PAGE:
So what does it matter?
So what if the .NET community is gated? So what if I have to pay to learn and pay to use others code? Or so you may wonder if you came from you mothers womb with a crisp ten dollar bill in your hand. There may be nothing wrong with paying to keep your place on top. History shows that you can. It also shows that ‘Necessity is the father of Invention.’ If you need not you want not, so you don’t innovate. IBM has found themselves square in that type of place. They see the top of the hill and figure there is no other place to go. Any good hiker knows that over each hill there is another waiting. Sure innovation comes in waves. There are always the new ways of using the new stuff. We will need new ways of doing things, and that will change things.

Take the definition of programmer for instance. Back in the mid ’90s we would laugh at a hyper-card expert if they called themselves a programmer. But that is exactly what job descriptions are saying about people who use similar technology. We may not have considered a webmaster a programmer, but nowadays who is to argue with the term. We would be more apt to argue the title Webmaster. With technologies like Rails and TurboGears you can argue that there are a lot of people who have the title, but are nothing more than ‘Script Kitties’. Where are the hackers of old? Who is really a programmer?

You see, from the top you think, what does it matter? So you shove your money at a bunch of people who call themselves programmers and you get a webapp that is meant to face thousands of users at any given minute based on Rails. Hay, it is Ajax and uses meta-programming, what do you care? Got a Rolex?

So maybe you just stopped and thought for a moment. Maybe not. The word counterfeit comes to mind. I am not saying that Rails is counterfeit, it has real potential. This is where expertise would tell someone that potential doesn’t mean kinetic. If you still don’t understand, keep reading.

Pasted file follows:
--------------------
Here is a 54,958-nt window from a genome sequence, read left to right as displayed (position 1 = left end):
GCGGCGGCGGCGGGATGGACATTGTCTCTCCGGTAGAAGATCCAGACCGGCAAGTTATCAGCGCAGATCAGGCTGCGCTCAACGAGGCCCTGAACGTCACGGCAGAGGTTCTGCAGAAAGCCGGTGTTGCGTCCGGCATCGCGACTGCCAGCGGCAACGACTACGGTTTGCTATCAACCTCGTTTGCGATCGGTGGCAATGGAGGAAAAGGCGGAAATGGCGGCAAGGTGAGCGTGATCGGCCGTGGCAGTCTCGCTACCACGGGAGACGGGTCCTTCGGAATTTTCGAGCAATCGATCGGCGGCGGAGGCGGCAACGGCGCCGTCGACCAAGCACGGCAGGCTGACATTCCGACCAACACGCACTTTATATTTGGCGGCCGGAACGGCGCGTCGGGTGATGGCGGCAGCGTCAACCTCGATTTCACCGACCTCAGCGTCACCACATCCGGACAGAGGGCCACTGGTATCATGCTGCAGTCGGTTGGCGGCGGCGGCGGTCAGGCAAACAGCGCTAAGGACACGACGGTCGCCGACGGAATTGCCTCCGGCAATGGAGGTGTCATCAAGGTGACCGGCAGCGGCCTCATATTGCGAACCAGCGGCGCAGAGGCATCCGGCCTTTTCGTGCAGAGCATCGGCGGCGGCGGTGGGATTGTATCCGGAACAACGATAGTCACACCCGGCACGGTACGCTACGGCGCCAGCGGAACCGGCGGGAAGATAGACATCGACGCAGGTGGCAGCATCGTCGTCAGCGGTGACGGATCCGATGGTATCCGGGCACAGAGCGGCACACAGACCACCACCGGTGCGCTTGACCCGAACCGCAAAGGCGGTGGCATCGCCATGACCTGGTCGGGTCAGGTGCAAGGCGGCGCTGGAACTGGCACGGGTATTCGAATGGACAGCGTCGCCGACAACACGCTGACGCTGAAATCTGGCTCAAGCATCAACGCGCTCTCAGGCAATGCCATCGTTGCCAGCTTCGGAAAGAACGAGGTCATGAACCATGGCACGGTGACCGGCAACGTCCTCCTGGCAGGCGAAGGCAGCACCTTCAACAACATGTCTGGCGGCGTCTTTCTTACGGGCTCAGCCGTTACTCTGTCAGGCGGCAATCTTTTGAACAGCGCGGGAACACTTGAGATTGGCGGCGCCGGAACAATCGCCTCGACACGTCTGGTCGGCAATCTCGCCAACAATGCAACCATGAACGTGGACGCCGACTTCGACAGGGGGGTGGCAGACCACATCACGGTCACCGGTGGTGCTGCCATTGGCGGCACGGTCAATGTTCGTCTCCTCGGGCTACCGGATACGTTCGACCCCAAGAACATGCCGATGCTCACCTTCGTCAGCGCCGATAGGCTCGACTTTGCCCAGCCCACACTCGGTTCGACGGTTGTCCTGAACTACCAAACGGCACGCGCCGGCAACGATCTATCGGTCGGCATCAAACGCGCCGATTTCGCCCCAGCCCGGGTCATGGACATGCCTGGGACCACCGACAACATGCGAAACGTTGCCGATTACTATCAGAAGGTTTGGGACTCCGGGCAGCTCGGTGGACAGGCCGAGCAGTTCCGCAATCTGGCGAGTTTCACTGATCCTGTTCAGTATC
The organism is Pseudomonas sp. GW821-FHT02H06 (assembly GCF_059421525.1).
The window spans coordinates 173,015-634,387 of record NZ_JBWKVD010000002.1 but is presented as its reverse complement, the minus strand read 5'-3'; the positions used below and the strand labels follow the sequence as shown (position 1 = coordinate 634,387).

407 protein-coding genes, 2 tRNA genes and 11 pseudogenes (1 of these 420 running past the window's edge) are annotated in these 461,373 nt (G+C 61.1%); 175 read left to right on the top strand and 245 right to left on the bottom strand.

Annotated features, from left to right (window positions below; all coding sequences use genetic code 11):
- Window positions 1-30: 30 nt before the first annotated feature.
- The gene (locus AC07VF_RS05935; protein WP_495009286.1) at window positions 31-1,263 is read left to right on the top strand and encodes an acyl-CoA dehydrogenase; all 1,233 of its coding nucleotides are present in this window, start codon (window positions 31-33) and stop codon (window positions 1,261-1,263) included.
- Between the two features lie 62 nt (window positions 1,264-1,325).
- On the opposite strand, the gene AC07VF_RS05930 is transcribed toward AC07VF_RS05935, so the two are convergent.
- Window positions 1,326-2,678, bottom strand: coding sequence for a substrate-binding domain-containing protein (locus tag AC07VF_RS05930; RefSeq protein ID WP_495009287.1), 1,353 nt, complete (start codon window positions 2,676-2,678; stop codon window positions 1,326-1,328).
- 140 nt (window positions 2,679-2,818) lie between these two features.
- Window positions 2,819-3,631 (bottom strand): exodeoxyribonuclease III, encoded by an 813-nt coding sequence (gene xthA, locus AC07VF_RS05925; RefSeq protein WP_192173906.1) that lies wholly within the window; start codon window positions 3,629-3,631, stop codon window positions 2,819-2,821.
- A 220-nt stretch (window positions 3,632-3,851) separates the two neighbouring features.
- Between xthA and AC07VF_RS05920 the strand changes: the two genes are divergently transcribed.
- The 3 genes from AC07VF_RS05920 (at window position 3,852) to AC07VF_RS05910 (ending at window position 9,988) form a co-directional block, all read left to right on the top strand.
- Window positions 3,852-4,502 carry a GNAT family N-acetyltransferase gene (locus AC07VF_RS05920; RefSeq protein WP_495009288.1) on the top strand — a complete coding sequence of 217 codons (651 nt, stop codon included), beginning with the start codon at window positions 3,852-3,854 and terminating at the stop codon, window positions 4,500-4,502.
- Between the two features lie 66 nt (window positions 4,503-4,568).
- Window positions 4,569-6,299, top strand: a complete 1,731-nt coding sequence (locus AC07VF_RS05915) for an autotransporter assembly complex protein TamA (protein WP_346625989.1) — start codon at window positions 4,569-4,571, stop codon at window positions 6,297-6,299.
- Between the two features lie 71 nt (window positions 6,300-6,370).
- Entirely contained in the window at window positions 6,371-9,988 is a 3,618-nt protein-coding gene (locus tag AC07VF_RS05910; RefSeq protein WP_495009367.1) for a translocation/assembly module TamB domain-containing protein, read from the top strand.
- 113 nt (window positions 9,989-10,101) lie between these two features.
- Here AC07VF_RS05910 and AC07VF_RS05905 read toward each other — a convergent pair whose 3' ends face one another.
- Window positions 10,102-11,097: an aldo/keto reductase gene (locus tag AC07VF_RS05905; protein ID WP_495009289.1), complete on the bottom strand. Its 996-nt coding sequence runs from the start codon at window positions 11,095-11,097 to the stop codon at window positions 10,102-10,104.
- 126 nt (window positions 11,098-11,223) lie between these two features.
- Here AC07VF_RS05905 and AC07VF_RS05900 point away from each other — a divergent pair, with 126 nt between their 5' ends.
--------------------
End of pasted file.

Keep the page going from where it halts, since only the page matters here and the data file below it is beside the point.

So how do you figure out what is the real deal and what is faked, as in skill. How do you tell with a dollar bill? You get to know the real thing. If you printed out a one dollar bill on your inkjet and took it into the local department store and tried to pass it off on a full time cashier, you would land yourself in jail. They know the real thing, they handle hundreds every day. So it pays to know the real thing. How do you get to know it? Can you buy such knowledge. You may have been lead to believe this. Take a look at the certification industry. There is real value there, but there is also misplaced trust. Certs say, I have learned to give answers to the right questions. But where real skill comes in is identifying the wrong questions. Like ‘Does our website use Ajax?’. Someone who is involved and out there doing what most of us just discuss are the people who are going to say ‘That isn’t what you need to ask yourself.’

If you would just use the tools given to you. Use them to solve all your problems, you wouldn’t be bothered with such questions. Because you wouldn’t have access to such technology until about the same time your boss asks about it, and you wouldn’t have the opportunity to sound like you know what you are doing. Enter the ‘Day Hacker’. People who are required to use technologies like .NET in their day job, but who want to be up on technology, experiment on their off time. They have tried Rails, and they have a box with a LAMP installation with Perl, PHP and Python so they can try out the latest in coding techniques. Some of these have even gone the dark route of experimenting with Mono C# and Gtk.

My point: are they paying to get into these communities? No. These communities flourish because of it. When you step out of the gates into Open Range Programming you find that you are better than the guy who built Atlas. In fact you are as good as the sum of your community. I would put any number of Open Range Programming communities up against MS. When I am using .NET, I am only as good as MS. Why? Because of the idea of job security. MS people feel threatened when you seem to understand what is under the hood. They don’t want to tell you what they are doing or how because if you knew you could take their job. Worse yet, they could build a better app. Sure they look at what you are doing if you are willing to share, but if they see where improvements can be made, they keep it ‘in-house’. But what if someone knows an even better way? They will never know, because that person wont say either. They ‘take care of number one’. What they don’t get is no one benefits, no one gains. They are the sum of one. Got a Rolex?


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